Pro Tips: How to tell a good Peace Corps story

May 14, 2018 / Comments (1)


We are taking a cue from our friends at The Moth this year and hosting our first open-mic storytelling show! Think you have a GREAT story to tell? Well, let’s hear it! Come prepared with a 5 minute story (you know, one of those things with a beginning, middle and end) and throw your name in the hat (or shower bucket) and you might get lucky enough to end up on stage, telling your tale in front of a live, enraptured audience. Participation is encouraged, not mandatory. To help prepare, we’ve put together (with some help from our friends at the Peace Corps) some pro tips for storytelling that will keep the audience on the edge of their seats!

Register for the event on our Facebook page or learn more here.

Storytelling 101

Find your story

Deeper meaning vs. entertainment value / Action: who, what, when, where, and why

Exercise: Take 2 minutes to free-write and list all the people you met in PC and places you went. Circle the people and places that could be good elements of a good story. Did anyone or any place surprise you?


Craft your story

Context (30-60 sec): When and where is this story taking place? Characters (compelling and few). What should the audience sense?

Action (1-2 min): What happens in the story? Give us tension! Raise the stakes!

Climax (1 min): It’s not really a story unless something fundamentally changes.

Closure (1 min): Do you deliver on your promise after setting up a central question? What is meaning of this story? Any key audience insights?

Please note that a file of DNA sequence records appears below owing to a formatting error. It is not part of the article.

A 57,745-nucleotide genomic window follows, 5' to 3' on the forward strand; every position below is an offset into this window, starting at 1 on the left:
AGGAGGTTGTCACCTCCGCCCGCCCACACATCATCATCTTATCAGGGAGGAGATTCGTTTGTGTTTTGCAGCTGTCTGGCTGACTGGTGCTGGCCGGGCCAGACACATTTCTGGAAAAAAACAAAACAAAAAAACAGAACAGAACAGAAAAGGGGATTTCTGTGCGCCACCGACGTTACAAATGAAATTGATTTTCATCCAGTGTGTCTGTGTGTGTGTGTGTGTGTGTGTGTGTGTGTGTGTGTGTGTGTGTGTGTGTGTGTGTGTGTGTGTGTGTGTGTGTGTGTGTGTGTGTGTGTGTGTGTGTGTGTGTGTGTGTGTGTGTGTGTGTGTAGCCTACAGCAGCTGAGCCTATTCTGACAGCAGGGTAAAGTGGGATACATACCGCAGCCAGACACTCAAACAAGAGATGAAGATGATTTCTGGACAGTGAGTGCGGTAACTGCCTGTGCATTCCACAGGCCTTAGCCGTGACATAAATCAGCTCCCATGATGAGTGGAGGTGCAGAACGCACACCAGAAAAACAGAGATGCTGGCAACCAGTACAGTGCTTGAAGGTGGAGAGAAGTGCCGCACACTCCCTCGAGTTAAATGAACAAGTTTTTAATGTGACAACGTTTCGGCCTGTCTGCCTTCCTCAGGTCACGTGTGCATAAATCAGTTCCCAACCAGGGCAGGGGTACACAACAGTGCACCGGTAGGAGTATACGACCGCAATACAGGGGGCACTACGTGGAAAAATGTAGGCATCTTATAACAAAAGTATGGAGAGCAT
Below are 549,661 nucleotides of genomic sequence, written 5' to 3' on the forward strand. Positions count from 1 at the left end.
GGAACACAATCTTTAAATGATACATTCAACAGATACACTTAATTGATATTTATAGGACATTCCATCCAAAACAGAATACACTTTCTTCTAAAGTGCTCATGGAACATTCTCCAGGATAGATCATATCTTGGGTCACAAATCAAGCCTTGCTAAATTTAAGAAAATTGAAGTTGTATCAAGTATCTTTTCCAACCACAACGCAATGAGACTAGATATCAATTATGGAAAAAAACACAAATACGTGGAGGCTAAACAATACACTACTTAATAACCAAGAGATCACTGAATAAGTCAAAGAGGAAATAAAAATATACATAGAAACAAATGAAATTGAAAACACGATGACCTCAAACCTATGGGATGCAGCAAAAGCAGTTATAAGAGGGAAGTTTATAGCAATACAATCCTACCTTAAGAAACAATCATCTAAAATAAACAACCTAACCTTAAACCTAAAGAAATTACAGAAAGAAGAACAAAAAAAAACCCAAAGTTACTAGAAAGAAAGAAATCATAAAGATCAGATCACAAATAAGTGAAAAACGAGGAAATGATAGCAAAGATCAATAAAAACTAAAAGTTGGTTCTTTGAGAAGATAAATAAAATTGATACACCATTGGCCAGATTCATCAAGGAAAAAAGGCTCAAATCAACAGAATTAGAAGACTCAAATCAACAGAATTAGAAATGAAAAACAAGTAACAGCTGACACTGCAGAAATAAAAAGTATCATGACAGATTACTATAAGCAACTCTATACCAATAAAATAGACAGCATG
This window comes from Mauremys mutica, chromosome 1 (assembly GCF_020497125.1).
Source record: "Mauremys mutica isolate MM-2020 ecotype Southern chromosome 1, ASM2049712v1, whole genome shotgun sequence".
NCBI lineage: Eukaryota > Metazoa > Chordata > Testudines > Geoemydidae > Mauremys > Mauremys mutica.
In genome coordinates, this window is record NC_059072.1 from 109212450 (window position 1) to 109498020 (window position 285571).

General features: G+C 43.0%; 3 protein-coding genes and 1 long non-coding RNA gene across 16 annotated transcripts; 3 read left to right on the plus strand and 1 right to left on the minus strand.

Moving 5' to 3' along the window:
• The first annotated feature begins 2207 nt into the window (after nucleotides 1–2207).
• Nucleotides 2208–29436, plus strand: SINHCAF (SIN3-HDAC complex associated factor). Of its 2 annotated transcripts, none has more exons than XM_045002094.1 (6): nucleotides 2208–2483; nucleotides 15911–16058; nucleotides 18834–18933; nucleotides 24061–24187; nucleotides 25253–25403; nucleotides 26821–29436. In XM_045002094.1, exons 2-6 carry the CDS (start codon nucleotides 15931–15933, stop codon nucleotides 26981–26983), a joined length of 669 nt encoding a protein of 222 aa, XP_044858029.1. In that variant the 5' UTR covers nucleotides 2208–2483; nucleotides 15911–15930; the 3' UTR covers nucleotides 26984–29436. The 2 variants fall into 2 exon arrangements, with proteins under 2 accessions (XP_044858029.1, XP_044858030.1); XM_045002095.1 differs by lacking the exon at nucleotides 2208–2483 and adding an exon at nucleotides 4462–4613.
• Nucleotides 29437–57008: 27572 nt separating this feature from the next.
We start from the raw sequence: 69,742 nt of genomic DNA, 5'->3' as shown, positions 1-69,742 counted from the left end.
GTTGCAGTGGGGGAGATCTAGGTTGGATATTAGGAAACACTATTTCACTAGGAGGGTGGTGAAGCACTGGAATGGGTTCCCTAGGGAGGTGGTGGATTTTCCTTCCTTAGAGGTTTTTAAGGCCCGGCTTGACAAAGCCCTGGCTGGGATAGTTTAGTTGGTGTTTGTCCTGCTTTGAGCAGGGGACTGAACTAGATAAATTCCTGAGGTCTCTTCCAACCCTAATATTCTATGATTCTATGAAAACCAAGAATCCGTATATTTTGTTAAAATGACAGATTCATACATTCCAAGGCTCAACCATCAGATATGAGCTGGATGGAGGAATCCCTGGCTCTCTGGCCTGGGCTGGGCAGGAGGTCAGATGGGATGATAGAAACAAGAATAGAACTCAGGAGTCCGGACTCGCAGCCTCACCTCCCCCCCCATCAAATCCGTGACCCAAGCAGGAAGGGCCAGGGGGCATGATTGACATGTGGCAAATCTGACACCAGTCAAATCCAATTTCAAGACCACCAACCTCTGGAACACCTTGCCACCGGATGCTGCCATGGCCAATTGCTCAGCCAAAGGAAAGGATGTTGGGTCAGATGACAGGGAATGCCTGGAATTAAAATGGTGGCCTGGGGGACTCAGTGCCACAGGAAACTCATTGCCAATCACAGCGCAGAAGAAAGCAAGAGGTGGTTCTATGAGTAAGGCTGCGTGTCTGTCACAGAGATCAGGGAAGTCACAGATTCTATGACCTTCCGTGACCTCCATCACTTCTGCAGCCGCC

Exercise: Take 10 minutes to fill out this “Story Spine”:

Once Upon a Time _____________________

And every day, ________________________

Until one day, _________________________

Because of that ________________________

And then _____________________________

And then _____________________________

Until finally/then suddenly _______________

And the funny thing was _______________

Ever since then _____________________


Share your story

Use your authentic voice / Ground yourself and your body / Pace your delivery



  • Allow yourself to be vulnerable – Be humble, personable, and intimate
  • Use dialogue – Dialogue helps develop characters and makes it more fun!
  • Find a way to frame your story – WHY are you telling the story. Use your first and last line as bookends to satisfy the audience
  • Use the rule of threes – Things that come in threes are inherently funnier and more satisfying
  • Get the audience on your side – If they like you, they will be more attentive. Feel free to throw in some translated local language!

Exercise: Practice with a friend and get feedback. Then practice again.

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Pro Tips: How to tell a good Peace Corps story

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